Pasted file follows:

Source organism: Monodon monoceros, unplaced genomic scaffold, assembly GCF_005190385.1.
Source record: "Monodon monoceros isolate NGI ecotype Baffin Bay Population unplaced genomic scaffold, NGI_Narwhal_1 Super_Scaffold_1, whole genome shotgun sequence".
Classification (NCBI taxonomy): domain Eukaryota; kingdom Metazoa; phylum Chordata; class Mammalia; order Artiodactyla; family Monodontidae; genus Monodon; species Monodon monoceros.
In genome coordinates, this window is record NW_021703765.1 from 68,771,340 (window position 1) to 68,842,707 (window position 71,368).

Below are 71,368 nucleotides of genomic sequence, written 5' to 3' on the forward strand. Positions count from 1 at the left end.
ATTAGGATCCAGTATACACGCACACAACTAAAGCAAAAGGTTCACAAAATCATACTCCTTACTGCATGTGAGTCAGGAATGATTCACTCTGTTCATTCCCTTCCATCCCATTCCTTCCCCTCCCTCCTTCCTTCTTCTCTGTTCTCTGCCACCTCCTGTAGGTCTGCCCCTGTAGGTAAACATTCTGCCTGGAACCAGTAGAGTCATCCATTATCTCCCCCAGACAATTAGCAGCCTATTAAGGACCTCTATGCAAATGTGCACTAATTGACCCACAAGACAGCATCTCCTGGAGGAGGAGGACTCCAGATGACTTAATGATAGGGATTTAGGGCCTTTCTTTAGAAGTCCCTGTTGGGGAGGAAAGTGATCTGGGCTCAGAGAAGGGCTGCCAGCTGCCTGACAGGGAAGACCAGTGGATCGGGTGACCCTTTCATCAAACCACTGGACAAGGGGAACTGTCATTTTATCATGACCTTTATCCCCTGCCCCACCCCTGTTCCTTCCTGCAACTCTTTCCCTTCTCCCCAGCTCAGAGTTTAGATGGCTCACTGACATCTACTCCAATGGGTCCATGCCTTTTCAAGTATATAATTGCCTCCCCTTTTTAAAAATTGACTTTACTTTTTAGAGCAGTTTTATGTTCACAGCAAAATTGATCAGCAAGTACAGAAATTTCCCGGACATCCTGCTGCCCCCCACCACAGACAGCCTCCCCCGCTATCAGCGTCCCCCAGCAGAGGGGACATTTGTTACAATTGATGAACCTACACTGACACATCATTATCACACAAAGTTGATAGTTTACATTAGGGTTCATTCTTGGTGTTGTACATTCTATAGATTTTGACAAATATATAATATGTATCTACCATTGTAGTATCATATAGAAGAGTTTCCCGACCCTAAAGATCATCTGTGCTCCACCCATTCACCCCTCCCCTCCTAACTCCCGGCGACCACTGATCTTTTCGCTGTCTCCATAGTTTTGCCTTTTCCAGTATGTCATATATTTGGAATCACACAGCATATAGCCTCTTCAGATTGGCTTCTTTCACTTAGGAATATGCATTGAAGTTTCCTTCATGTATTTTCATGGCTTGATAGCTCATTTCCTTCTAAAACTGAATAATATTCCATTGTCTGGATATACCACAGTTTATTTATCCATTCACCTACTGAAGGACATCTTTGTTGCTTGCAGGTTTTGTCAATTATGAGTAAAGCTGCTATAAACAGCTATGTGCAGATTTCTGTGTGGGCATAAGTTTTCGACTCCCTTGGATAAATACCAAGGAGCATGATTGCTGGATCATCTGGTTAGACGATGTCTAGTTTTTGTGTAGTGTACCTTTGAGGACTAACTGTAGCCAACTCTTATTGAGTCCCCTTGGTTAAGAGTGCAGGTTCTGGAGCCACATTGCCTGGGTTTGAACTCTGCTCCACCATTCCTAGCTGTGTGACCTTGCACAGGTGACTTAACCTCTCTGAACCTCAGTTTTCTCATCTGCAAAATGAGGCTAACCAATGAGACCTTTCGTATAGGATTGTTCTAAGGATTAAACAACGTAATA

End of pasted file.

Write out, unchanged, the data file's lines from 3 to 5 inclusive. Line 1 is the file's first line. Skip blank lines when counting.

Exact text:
Classification (NCBI taxonomy): domain Eukaryota; kingdom Metazoa; phylum Chordata; class Mammalia; order Artiodactyla; family Monodontidae; genus Monodon; species Monodon monoceros.
In genome coordinates, this window is record NW_021703765.1 from 68,771,340 (window position 1) to 68,842,707 (window position 71,368).

Below are 71,368 nucleotides of genomic sequence, written 5' to 3' on the forward strand. Positions count from 1 at the left end.